5 Facts About Christmas in Germany

Christmas in Germany is similar to Christmas in North America in many ways but there are some differences which I found rather surprising at first:

1st Fact About Christmas in Germany – Santa Clause Doesn’t Come at Christmas

I know what you’re thinking, oh those poor German children, but don’t feel too sorry for them, since while Santa Clause (Weihnachtsmann in German) may not come, Christkind (the Christ Child in English) is the gift bearer in Germany and throughout different parts of Europe. Christkind couldn’t look more different than Santa Claus though.  He is usually depicted as a child and angel-like with curly blond hair.  As with Santa Claus though, children never see Christkind in action (hopefully).  It also should be said that the Weihnactsmann is becoming increasing more common as the gift bearer in Germany,  much to the chagrin of some people as the above photo demonstrates translating as “We believe in the Christ Child, don’t give Santa Claus a chance.”

Christkind comes at Christmas time in Germany
One depiction of Christkind who makes an appearance every Christmas in Germany

#2. Christmas Comes Early

Children in North America would be so jealous of children in Germany if they knew they got their presents a whole 12 hours earlier.  Christkind comes in the early evening of Dec 24th and presents are opened that evening instead of waiting until the morning of the 25th.  It closely resembles Christmas morning in North America, but perhaps with fewer presents since many Germans are more practical with their spending and gift giving than many North Americans are.

#3. There is an Extra Christmas Holiday

Or more specifically St Nicholas Day (the famous saint on who Santa Claus is based)  and he comes very early – on December 6th and he may even make house calls in person!  When J.P. (my German husband) was very young he remembered St. Nicholas knocking on the door, then reading from his “Naughty or Nice” book, all the “naught and nice” things he had done that year.  He said he was afraid of St. Nicholas, but fortunately always made the “nice” list.  St. Nicholas is not nearly as generous as Christkind though usually only giving candy.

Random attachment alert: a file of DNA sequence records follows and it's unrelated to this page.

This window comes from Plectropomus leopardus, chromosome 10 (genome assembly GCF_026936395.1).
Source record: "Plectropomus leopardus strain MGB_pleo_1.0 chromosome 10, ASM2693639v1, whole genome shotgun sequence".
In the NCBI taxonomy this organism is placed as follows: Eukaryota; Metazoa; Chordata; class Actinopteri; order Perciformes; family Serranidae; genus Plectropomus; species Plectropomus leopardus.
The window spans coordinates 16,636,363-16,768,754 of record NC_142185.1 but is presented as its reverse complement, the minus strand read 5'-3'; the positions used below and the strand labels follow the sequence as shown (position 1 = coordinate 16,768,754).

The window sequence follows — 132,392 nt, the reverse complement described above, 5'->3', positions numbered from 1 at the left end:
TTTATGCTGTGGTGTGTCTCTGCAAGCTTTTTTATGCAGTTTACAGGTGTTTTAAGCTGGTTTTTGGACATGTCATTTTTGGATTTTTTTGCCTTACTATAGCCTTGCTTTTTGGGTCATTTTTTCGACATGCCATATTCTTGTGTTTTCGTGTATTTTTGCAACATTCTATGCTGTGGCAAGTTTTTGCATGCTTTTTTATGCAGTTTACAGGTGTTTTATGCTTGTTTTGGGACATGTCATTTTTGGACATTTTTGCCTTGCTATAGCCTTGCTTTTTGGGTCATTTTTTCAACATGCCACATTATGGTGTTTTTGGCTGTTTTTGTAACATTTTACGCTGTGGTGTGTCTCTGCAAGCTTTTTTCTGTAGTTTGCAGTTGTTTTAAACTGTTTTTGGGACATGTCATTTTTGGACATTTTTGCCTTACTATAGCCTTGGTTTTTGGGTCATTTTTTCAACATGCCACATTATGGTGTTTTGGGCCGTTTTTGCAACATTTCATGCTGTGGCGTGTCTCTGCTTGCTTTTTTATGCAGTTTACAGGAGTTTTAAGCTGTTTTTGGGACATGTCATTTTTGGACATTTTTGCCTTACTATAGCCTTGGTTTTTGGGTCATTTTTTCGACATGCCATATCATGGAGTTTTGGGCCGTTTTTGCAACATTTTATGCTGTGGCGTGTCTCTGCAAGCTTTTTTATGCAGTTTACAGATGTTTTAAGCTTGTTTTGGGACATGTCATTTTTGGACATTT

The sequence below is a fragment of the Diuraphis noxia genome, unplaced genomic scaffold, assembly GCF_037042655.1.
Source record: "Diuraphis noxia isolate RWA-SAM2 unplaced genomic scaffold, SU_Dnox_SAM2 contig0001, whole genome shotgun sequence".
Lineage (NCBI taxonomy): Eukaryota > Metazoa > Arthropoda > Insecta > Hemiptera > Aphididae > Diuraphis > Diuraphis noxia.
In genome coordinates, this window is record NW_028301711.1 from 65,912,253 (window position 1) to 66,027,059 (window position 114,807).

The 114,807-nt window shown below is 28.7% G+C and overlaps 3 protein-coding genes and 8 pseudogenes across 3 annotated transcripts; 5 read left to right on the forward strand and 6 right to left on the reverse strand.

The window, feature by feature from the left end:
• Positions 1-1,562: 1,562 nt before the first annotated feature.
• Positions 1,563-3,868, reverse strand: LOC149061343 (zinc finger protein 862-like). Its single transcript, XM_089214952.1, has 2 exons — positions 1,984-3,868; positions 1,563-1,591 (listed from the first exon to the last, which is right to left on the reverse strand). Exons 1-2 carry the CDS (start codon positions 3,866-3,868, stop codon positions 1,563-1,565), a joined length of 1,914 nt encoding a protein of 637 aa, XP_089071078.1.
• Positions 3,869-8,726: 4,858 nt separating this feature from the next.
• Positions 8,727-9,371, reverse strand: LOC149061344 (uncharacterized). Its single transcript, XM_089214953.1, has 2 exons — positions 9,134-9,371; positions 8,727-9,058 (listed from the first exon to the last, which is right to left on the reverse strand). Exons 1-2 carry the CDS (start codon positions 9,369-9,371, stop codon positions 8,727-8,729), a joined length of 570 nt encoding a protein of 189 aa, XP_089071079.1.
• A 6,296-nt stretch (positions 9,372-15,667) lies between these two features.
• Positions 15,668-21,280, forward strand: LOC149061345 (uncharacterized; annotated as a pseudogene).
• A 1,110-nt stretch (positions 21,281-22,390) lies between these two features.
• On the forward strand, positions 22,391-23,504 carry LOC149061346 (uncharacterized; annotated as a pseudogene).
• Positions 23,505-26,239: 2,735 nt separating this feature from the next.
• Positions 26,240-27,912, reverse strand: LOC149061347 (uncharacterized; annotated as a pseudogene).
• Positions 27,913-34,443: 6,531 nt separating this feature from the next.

Christkind and Saint Nicholas
Christkind and Santa Clause, but there is a movement to keep Christkind as the gift giver and not the American Santa Claus as depicted in the top photo

#4. Turkeys are Safe in Germany

Many North Americans celebrate Christmas with a nice turkey dinner but you won’t find a turkey dinner in sight at a German Christmas Dinner.  A roast goose is the traditional  dish served along with some red cabbage, although wild boar may also be served in place of the roast goose.

#5.  There’s No (gasp) Snacking Nor Junk Food

Germans are not big snackers to begin with nor junk food eaters – generally speaking.  Not to worry though, you definitely won’t go hungry.  You will likely have three filling meals and coffee and cake in the afternoon. I feel this is worth mentioning since there will likely be no soda or chips in the house.  If you do watch a Christmas movie you will likely be watching it – not snacking away endlessly while doing it.  For the first time in many years I didn’t walk away bloated feeling like I had gained 5 pounds, so perhaps this should be the 6th thing to know about Christmas in Germany.

What else can you add?


  1. kerry says

    Im so glad to be German! even tho i grew up in USA, we still Do our German traditions! And we love german food and spending time with are family and close friends on Christmas! I hope everyone has a wonderful Christmas next week! 2012!! :)

  2. Sylvia says

    Hi, don’t agree about the Santa Clause story, I grew up with Santa Claus in Eastern Germany (GDR), Christkind is very old fashioned, my grandma used to talk about it, but we didnt grow up with it. Santa Claus came Christmas Eve… just wanted to share…

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